The UK economy may be growing faster than any advanced nation, but productivity is a problem with output per hour worked still two per cent below its pre-crisis level according to the Office of National Statistics.
A survey saw English SMEs identify poor management skills, especially entrepreneurial skills, as hampering their growth. According to the Department for Business Innovation and Skills (BIS) there are five million SMEs in the UK, although only approximately 1.27 million of these have any employees.
The report entitled Leadership and Management Skills in SMEs: Measuring Associations with Management Practices and Performance identified a number of reasons the UK SME sector is currently underperforming.
Professor James Hayton, of Warwick Business School and the report’s author, said: “The research shows that, when looking at the distribution of skills in the population, there is currently a ‘long tail’ of SMEs not employing management best practice. This is important because the research also shows that well-developed skills are associated with the use of management best practices and consequently with firm performance and growth.
“In this sense, the evidence shows under-developed leadership and management skills and a widespread failure to adopt management best practices are constraining the performance and growth of a large number of SMEs.”
The research involved a survey of approximately 2,500 English SMEs across all sectors with between five and 250 employees. A total of 2,948 interviews were conducted. These included 371 interviews with a second senior manager in businesses that had a ‘senior management team’ rather than being led by a single individual.
To better understand the SME sector, Professor Hayton examined the association between entrepreneurship skills, leadership and management skills, the implementation of management best practices and how these factors are related to three measures of firm performance: turnover, productivity and employment growth.
The results clearly demonstrate leadership and management skills are relatively under-developed in many SMEs argues Professor Hayton.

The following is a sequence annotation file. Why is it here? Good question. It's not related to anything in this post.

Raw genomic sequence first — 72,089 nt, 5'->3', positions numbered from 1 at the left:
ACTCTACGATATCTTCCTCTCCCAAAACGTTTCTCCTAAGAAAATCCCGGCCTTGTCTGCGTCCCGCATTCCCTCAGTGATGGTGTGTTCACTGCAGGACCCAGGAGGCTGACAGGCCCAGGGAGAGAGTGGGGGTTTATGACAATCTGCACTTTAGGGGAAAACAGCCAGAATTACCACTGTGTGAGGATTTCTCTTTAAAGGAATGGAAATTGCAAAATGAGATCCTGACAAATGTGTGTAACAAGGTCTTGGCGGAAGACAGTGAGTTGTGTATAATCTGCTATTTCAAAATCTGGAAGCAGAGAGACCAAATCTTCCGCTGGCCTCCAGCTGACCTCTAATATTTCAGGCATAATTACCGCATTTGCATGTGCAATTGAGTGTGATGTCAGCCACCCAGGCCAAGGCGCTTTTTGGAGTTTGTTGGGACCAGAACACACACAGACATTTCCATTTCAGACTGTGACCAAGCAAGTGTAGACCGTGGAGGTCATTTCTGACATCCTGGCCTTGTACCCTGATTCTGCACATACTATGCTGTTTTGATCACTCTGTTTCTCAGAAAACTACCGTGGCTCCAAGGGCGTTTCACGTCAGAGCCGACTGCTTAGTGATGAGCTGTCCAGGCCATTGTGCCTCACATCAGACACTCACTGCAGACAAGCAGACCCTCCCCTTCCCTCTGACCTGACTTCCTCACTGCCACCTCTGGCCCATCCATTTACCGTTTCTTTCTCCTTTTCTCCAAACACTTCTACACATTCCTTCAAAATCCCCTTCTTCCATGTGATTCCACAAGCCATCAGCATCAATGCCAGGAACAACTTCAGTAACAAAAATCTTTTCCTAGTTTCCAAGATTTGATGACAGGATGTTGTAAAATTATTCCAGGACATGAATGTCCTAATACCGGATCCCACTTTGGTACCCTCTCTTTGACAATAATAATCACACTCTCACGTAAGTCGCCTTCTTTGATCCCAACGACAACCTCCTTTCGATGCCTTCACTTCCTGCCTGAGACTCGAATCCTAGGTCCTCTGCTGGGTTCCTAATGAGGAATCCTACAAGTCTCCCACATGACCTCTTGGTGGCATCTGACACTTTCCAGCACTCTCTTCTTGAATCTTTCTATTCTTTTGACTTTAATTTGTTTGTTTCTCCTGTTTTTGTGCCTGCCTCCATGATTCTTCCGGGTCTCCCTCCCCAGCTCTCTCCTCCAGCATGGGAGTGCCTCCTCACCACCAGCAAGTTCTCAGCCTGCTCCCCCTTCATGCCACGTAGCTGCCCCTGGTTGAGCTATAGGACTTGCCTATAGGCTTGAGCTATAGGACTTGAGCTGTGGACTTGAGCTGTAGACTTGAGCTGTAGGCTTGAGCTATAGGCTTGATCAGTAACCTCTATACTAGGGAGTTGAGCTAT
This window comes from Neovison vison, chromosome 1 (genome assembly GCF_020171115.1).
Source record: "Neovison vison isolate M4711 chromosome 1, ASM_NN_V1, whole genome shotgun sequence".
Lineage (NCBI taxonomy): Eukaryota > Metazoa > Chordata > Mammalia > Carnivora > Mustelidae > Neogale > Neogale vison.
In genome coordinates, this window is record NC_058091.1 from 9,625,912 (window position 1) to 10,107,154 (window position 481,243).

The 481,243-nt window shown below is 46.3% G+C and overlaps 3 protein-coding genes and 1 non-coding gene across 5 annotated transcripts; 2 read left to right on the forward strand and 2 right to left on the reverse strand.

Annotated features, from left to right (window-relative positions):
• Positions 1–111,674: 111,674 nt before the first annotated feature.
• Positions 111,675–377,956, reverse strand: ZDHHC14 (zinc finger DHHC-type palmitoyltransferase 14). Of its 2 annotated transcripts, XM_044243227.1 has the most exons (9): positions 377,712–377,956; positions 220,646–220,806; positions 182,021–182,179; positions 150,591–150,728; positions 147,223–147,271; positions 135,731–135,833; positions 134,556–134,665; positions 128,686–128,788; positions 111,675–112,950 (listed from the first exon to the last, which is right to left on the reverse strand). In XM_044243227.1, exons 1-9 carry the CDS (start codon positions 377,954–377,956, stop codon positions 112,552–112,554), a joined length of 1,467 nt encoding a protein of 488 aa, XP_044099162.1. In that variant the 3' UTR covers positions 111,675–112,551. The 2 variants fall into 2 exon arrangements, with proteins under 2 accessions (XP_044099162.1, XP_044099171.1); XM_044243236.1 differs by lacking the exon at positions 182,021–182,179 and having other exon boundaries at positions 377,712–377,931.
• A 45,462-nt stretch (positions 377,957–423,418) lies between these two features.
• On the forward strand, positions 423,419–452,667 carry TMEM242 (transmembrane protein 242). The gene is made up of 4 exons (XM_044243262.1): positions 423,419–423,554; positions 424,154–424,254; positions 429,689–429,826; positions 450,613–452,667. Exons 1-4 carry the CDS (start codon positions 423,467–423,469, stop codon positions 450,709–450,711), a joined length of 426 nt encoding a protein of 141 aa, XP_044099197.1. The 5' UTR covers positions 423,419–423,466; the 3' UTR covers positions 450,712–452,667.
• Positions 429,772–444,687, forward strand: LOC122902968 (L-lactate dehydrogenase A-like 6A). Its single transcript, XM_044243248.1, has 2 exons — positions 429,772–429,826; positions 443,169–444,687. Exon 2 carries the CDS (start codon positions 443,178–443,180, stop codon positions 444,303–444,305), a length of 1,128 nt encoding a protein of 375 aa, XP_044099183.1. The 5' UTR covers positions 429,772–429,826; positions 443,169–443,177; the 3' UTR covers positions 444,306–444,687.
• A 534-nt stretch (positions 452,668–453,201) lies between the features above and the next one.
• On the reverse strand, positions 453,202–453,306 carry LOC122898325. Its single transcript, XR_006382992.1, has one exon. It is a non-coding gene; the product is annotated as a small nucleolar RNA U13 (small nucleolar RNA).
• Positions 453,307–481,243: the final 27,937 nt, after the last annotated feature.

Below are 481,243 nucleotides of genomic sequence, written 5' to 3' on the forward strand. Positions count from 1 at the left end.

Furthermore, the study showed a generally low uptake of important practices such as formalised strategic management, and many of the so-called ‘high performance’ human resource management (HRM) practices such as information sharing, participation in decision making, training and employee ownership.
Professor Hayton said: “Of all of the dimensions measured, the most important predictor of positive performance is entrepreneurship skills. There is a strong argument that entrepreneurship skills are positively associated with good strategic management practices, good HRM practice, and ultimately firm performance.
“Across all firm types and contexts the benefits of top managers with good leadership and entrepreneurship skills appear in terms of both revenues and growth, as well as indirectly with productivity and turnover via its effect on good people management practices.
“Skill levels and the adoption of best practices are uneven across the SME sector. This means there are long tails of businesses with poorly developed skills, many of which do not use management best practices.
“The research also shows that variations in leadership and management skills are associated with variations in SME performance; both directly and indirectly through an increased propensity to adopt management best practices.”
In the study, entrepreneurship skills were consistently positively related to both turnover and productivity.
“The results indicate skills matter, but not all skills matter equally,” said Professor Hayton. “Given limited resources, especially time, SME owner-managers may benefit most significantly from ensuring that their entrepreneurship skills and leadership skills are well polished.
“An important practical takeaway from this research therefore is owner-managers should understand the fundamental benefits of a formal approach to strategic planning, communication, and adaptation, as well as being able to connect HRM practices to the strategic planning process.
“There is growing evidence that entrepreneurship skills are trainable. Entrepreneurship education is becoming widespread and is accessible not only within schools, further education and higher education institutions, but is also accessible through established sources of business support. Many managers may benefit from taking advantage of this type of personal development opportunity.”